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My network guy, Hector Morales, found that Avast is now free for educational institutions. I'm thinking this is a no-brainer for budget savings. 


Has anyone had any bad experiences with Avast? I'm installing it now and giving it a try. The approval process took about 10 minutes.

Mike Schmelder
Director of Information Services

Lancaster Country Day School
725 Hamilton Road
Lancaster, PA  17603-2491

717.392.2916 x246

www.lancastercountryday.org

  

********** Participation and subscription information for this EDUCAUSE Constituent Group discussion list can be found at http://www.educause.edu/groups/.

Comments

Here’s the struggle I’m going through:

 

[INTERNAL MONOLOGUE]:

I’d be interested in hearing if anyone has encountered an anti-virus product that (in real-time) protects the user 100% of the time.

 

It has been my experience that EVERY anti-virus product works in the following manner:

·         If the user has permissions to modify the operating system, the AV has limited ability to protect

·         Real-time protection only works on previously known “stuff”(virus/spyware/malware), not anything new

·         Most of our interaction with “stuff” is on the cleanup end (post-infection)

 

Someone mentioned to me the other day about focusing on not letting the bad stuff through your firewall to begin with (perimeter AV protection) and I think I will take that advice and focus my dollars in that manner.


While it’s great there are free programs out there (Avast, Microsoft), how much time should we spend on AV  and/or reduce the performance of the computer [with a real-time installation of AV] if only a few users become infected? (In our case it the SAME users!)

 

 

J

 

 

I'd like to second what Joe said. In fact, we rarely see large infections as in times past. When we do, it's usually malware that A/V doesn't block anyway.

For a while now we've been just as satisfied with free Microsoft Security Essentials as we are with corporate/paid Sophos (I wont even bring up Symantec which, in my opinion, is as bad as any malware!). We've realized that recovery AFTER an infection is more important than prevention. Keeping easy to restore system images on-hand and keeping documents backed up reliably (saved on the server or backed up with Backup Exec, a CDP device, TimeMachine on Macs, or our current cross-platform favorite: Carbonite) allows for the shortest downtime for our end users, and the least time waste or frustration for us.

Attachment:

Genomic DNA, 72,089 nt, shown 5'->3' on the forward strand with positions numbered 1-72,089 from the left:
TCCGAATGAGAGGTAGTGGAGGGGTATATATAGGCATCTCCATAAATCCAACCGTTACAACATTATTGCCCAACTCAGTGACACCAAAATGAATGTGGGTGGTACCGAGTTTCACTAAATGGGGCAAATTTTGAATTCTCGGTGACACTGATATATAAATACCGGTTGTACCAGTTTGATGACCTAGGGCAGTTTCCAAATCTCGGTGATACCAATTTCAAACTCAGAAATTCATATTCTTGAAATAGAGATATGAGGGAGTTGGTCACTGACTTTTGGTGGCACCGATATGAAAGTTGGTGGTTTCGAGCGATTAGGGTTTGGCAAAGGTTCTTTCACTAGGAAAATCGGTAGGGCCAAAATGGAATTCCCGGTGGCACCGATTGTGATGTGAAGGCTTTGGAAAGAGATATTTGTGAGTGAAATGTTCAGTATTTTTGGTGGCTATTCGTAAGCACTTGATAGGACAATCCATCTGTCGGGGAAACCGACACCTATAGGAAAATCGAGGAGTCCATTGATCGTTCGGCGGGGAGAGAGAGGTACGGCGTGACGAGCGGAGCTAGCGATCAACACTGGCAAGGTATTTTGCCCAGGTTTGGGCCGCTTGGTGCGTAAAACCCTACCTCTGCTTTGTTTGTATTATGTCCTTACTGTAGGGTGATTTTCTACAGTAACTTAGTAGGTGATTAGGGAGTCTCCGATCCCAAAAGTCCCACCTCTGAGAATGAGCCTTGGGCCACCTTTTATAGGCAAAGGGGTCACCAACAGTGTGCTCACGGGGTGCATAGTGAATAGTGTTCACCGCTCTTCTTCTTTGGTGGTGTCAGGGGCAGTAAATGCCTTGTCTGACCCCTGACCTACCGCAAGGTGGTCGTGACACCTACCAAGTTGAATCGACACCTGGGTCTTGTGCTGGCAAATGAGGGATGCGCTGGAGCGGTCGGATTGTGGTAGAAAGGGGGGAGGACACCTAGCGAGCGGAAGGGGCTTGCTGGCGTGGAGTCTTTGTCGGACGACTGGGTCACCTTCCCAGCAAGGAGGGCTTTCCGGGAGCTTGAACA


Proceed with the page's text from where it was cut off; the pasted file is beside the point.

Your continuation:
It's rare, but when when someone does get badly infected, we just reimage their machine and restore their documents and settings. It takes far less time than trying to remove a pesky slew of malware.

As long as you have a reliable backup/recovery strategy, you don't have to worry about data loss. Free a/v like Security Essentials keep infections down and don't hurt performance significantly. A perimeter a/v firewall like a Barracuda limit those infections further.

That's what we've found.

J
------
Jeremy Angoff 
as Manager, OunceIT LLC. 

phone: 617.600.4605
email: jeremy@OunceIT.com
twitter: @MyTakeOnIt

Message from greene@glenelg.org

One thing that's been mentioned before - you get what you pay for. That makes me a bit hesitant about employing anything free at the enterprise level across the board.... Who's your point of contact on installation & distribution, never mind function? Where's your recourse if there is "an outbreak"? What is the incentive for the free product to keep improving? It will be great if it works out for you and others may follow suit based on your success. I think it's a bit intimidating to take the risk; but without risk takers, we might be missing out on a lot in life!

Joe's point is well taken. We find with Windows 7 and Kaspersky (migrations that happened pretty much at the same time), our time spent "fixing" computers - either through scanning/quarantine or, in the case of the stronger malware, simply reimaging machines in the interest of time (even me, a die-hard "let's find out the why, so we can avoid it in the future" person, has been a convert to this approach) - has DECREASED exponentially WHEN THE UAC has been employed so that our typical users do not have elevated privileges. The start of the academic year has been the best indicator: traditionally, when teachers have returned in August after having their laptops home all summer with all the convenience for pursuing personal interests (i.e., treading in the highly probable virus/trojan/malware waters), our small staff has spent a crazy amount of time working on cleaning up a large percentage of machines. But now? Simply a few. There's no comparison, really, other than "night and day".